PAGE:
On one hand, arsenic causes oxidative stress, as determined by 8-OHdG formation, (101) lipid peroxide production through reactive oxygen species generation, reduction of glutathione (GSH) content, (97) and increased levels of antioxidant proteins such as heme oxygenase-1 (HO-1), A170, and peroxiredoxin 1 (PrxI) (102). On the other hand, arsenic-mediated cytotoxicity is thought to be due to high accumulation of this metalloid in the cells. Thus, it is likely that mammals, including humans, would possess some transcription factor(s) regulating proteins that play a critical role in the cellular defense against oxidative stress and the cellular accumulation of arsenic. Nuclear factor-erythroid 2-related factor 2 (Nrf2) is a basic-leucine zipper transcription factor that activates the antioxidant responsive element (ARE) and electrophilic responsive element (EpRE), thereby upregulating the expression of a variety of downstream genes (104). Normally, Nrf2 is bound to an inactive complex Kelch-like ECH associated protein (Keap 1) (103,104) Once, Keap 1 is modified with radicals, Nrf2 is dissociated from the complex and translocates from the cytosol to the nucleus and binds to the promoter region and stimulate gene expression of proteins like antioxidant proteins, Phase II xenobiotics--metabolizing enzymes and Phase III transporters proteins.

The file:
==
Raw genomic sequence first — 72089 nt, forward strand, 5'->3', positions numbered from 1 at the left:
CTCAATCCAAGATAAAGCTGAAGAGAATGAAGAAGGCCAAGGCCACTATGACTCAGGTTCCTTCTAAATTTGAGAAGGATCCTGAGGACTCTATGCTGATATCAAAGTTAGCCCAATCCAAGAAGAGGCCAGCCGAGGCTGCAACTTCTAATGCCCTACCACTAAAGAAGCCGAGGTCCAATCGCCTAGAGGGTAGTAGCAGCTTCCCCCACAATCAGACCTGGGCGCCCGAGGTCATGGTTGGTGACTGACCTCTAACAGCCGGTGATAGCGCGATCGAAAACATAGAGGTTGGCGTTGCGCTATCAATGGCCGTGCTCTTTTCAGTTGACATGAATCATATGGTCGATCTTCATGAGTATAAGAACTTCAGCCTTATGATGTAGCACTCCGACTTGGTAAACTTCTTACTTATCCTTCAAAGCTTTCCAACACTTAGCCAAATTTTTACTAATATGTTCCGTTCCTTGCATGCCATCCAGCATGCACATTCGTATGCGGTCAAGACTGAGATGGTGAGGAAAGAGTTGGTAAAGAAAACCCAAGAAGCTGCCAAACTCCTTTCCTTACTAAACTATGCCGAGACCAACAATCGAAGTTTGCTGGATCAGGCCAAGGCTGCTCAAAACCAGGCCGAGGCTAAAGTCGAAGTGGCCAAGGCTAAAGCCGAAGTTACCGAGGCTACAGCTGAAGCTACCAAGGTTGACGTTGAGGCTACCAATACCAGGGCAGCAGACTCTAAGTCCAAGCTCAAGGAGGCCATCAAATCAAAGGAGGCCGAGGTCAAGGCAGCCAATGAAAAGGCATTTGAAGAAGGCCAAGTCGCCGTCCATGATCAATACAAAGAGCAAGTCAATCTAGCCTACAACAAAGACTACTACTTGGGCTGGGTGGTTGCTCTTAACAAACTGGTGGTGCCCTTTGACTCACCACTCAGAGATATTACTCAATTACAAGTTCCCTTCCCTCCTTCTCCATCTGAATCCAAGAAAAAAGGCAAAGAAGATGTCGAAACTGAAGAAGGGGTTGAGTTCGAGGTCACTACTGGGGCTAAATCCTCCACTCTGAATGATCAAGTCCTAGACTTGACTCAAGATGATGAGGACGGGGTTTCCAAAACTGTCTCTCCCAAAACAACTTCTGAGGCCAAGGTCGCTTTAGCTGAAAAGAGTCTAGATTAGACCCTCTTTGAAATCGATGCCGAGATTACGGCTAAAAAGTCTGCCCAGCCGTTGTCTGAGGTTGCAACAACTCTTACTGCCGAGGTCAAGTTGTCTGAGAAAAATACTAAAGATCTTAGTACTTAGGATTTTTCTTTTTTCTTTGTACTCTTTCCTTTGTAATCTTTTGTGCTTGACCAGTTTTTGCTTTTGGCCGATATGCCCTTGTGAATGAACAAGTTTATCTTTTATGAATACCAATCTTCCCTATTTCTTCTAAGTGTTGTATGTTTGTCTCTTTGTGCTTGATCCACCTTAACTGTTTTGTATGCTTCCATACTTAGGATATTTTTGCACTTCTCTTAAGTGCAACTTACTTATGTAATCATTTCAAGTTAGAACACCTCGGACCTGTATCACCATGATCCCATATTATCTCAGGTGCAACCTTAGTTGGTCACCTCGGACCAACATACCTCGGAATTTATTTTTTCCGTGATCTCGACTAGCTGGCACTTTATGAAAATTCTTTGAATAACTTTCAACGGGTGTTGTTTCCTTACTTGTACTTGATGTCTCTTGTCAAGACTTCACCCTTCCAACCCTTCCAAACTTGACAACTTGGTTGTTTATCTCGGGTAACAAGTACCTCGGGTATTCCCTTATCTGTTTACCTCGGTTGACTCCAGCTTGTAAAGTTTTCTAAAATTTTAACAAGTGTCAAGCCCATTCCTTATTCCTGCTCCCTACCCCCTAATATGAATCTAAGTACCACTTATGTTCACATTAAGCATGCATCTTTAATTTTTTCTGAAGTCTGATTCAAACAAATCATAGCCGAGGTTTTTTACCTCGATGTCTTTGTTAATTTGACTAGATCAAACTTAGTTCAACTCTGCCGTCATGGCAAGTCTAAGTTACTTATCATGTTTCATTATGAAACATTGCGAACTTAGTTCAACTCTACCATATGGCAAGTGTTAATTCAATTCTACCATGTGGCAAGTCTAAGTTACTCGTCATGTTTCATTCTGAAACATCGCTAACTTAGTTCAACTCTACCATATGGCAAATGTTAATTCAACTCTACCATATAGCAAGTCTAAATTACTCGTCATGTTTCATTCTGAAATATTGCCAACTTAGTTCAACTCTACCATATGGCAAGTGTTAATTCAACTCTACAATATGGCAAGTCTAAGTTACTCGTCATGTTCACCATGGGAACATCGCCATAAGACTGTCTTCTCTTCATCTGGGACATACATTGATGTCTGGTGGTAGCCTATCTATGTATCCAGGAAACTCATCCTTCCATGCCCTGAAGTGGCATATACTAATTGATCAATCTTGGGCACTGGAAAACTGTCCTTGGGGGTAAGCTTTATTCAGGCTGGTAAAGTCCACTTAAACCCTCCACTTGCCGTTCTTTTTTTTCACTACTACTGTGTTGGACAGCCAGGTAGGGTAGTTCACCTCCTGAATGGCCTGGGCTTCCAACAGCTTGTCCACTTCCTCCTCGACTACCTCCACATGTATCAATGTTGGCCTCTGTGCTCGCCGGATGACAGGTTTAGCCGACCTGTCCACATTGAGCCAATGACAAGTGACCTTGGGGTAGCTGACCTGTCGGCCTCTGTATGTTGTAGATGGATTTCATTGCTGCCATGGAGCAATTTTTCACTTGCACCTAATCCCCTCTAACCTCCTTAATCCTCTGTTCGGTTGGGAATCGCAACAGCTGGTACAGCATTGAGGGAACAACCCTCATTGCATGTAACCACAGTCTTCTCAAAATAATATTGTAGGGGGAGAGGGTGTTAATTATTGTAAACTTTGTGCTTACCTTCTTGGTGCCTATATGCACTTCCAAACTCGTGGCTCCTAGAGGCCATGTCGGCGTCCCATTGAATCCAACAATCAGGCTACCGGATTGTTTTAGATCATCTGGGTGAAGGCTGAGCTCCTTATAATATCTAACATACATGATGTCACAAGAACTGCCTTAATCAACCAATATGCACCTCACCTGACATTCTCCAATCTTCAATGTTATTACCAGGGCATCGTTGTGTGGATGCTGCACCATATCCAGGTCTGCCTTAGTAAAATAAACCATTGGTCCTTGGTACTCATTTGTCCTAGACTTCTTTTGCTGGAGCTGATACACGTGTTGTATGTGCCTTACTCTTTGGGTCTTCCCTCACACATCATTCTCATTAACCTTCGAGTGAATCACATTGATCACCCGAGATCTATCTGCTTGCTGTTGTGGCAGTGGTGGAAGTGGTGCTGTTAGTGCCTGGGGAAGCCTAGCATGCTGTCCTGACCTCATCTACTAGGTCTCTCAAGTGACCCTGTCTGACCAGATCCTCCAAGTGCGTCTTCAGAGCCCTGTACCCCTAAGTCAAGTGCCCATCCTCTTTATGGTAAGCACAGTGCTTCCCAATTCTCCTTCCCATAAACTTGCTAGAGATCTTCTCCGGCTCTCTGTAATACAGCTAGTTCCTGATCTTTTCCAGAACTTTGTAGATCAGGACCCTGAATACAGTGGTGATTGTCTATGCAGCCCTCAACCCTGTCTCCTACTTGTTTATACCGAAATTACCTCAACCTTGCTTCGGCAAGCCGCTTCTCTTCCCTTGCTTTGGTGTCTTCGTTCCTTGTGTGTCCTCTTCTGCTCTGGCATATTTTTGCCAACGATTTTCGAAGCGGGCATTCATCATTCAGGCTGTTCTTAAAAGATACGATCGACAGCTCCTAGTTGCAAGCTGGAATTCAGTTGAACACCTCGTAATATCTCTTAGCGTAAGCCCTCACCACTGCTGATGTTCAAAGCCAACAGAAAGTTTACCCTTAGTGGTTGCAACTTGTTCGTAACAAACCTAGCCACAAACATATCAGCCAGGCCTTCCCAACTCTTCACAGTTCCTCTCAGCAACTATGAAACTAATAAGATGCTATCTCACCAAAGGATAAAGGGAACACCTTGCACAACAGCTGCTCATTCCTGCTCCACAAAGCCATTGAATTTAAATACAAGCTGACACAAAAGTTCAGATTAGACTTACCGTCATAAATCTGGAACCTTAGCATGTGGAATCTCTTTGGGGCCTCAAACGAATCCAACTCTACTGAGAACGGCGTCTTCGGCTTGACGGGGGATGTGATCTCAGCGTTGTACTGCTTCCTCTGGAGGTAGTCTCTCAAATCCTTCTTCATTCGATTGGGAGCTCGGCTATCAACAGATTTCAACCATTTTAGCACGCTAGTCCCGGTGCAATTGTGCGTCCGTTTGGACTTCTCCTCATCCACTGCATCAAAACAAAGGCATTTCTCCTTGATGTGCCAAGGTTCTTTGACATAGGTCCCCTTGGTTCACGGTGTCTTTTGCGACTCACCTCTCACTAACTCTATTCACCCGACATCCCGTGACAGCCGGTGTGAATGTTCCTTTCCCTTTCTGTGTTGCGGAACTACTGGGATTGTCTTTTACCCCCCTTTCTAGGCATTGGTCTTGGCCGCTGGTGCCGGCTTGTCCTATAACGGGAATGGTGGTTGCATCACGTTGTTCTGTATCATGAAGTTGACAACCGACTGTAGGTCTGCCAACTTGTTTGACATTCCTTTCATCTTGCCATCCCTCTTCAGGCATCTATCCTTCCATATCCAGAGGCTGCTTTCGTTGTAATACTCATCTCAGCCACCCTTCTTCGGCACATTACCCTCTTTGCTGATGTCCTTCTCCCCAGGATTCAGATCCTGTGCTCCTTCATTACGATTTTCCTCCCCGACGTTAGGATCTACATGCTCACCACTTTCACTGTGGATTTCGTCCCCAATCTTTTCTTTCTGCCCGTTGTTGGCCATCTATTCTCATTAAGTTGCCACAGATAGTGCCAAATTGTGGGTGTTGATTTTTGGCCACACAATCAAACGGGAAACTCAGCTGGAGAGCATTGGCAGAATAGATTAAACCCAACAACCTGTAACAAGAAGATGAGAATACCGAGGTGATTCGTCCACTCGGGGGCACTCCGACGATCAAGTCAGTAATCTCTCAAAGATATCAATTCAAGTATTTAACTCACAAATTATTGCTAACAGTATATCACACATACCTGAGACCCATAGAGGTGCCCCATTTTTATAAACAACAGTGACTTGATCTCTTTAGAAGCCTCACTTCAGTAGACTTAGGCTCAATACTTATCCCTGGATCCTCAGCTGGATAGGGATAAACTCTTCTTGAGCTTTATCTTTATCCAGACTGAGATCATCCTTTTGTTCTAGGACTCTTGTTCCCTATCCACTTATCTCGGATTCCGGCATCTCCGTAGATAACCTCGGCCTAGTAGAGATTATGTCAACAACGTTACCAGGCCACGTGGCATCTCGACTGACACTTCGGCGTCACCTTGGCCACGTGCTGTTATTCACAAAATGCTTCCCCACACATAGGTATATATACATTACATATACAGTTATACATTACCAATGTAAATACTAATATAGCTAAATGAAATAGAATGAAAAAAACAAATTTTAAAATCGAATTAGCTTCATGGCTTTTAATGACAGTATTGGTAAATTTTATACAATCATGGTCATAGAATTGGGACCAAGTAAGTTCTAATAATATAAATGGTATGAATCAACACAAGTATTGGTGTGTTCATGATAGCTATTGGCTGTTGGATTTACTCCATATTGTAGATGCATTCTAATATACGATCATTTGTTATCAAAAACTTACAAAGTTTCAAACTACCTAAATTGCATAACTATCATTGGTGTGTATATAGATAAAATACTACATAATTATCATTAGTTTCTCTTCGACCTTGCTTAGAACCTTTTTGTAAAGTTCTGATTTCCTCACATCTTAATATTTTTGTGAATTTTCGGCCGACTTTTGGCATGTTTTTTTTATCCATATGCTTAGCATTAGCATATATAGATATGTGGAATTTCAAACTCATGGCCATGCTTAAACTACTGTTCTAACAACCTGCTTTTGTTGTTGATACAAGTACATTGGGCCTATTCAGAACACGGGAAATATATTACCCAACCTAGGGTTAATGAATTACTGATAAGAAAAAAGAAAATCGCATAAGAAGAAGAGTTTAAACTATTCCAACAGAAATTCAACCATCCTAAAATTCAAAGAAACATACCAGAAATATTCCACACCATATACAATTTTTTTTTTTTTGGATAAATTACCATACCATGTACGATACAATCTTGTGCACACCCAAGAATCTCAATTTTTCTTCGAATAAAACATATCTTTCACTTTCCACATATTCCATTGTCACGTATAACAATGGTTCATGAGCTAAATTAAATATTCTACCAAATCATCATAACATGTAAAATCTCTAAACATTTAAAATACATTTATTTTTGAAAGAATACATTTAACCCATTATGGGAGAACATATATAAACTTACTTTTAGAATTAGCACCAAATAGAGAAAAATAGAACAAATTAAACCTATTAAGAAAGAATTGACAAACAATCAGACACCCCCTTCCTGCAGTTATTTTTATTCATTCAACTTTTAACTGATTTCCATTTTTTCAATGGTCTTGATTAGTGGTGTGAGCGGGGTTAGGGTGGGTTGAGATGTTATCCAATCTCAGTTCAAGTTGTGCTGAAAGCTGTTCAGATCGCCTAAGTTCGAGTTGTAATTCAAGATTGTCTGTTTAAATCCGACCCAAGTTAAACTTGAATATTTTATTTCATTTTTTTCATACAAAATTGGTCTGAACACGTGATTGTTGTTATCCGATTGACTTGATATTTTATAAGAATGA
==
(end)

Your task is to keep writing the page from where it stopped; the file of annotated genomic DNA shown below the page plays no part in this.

Cadmium is the 48th element and a member of group 12 in the Periodic table of elements. The most common oxidation number of cadmium is +2. About 13,000 tons of cadmium is produced yearly worldwide, mainly for nickel-cadmium batteries, pigments, chemical stabilizers, metal coatings and alloys. The toxicity of cadmium relates to smelting where the main route of exposure is through the lungs. Soluble cadmium salts accumulate and result in toxicity to the kidney, liver, lungs, brain, testes, heart, and central nervous system. Cadmium is listed by the US Environmental Protection Agency as one of 126 priority pollutants. The most dangerous characteristic of cadmium is that it accumulates throughout a lifetime. Cadmium accumulates mostly in the liver and kidney and has a long biological half-life of 17 to 30 yr in humans (105). Cadmium can cause osteoporosis, anemia, non-hypertrophic emphysema, irreversible renal tubular injury, eosinophilia, anosmia and chronic rhinitis. Cadmium is a potent human carcinogen and has been associated with cancers of the lung, prostate, pancreas, and kidney. Because of its carcinogenic properties, cadmium has been classified as a # 1 category human carcinogen by the International Agency for Research on Cancer of USA (106).